Charles M. Lieber, the Mark Hyman Jr. Professor of Chemistry, and colleagues created the nanowire out of three different kinds of silicon with different electrical properties. The silicon is wrapped in layers to create the wire. When light falls on the outer material, a process begins due to the interaction of the core with the shell layers, leading to the creation of electrical charges.
The idea of creating nanoscale photovoltaics is not new, Lieber said, but prior efforts used organic compounds in combination with semiconductor nanostructures that had lower efficiency and that degraded under concentrated sunlight. Lieber’s materials have several advantages, he said. The materials are more efficient, converting 3.4 percent of the sunlight into electricity; they can withstand concentrated light without deteriorating, gaining efficiency up to about 5 percent; and they’re as cheap to make as other related nanoscale photovoltaic devices.
“The real [question] is whether there’s a new geometry that will lead to better photovoltaic technology,” Lieber said. “We worked on coaxial geometry.”
The most recent development builds on Lieber’s considerable prior work on nanoscale devices. He has developed sensors with potential bioterrorism applications that can detect a single virus or other particle, nanowire arrays that can detect signals in individual neurons, and a cracker-sized detector for cancer.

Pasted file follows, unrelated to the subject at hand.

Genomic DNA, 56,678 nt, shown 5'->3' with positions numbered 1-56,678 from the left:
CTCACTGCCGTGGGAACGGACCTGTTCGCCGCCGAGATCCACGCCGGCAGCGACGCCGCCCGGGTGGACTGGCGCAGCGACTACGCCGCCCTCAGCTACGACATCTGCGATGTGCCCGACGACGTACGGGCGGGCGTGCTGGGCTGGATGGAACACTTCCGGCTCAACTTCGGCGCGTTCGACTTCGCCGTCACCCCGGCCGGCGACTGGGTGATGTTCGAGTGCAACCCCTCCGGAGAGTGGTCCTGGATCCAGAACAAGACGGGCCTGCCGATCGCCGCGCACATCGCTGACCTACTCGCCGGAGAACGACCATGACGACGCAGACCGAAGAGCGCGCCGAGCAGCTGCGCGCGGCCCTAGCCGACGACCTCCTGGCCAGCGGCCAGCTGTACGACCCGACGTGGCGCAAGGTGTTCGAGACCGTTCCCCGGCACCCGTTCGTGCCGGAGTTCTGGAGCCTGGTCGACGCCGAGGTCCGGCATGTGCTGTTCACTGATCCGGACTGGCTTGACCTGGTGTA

A cheap nanoscale power source broadens the potential applications of such nanoscale devices. Though the tiny photovoltaic cells can generate enough electricity to power a similarly tiny circuit, Lieber said they’re not yet efficient enough to have applications on the scale of commercial power generation.
Commercial solar cells, he said, have efficiencies around 20 percent, compared with 3.4 percent for his nano-solar cells. One avenue of future research, Lieber said, will be to explore ways to boost efficiency of the nanowire photovoltaics. If they can reach 10 to 15 percent, he said, their lower cost of production — they can be made from relatively inexpensive materials and don’t require clean rooms to produce — may make them useful in larger-scale applications.
“There’s no physical reason it couldn’t be higher,” Lieber said. “I’m pretty optimistic that we’ll be able to track down the efficiency issue.”
Until then, Lieber sees a future for the nanowire photovoltaics in niche applications, such as multiple distributed sensors or durable, flexible devices, possibly sewn into clothing or worn as a patch.
“It will have to be unique to be an economically viable application, some place where you want durability and flexibility, where if it gets destroyed, people don’t care,” Lieber said.
The work was described in the Oct. 18 issue of the journal Nature.
Adapted from materials provided by Harvard University.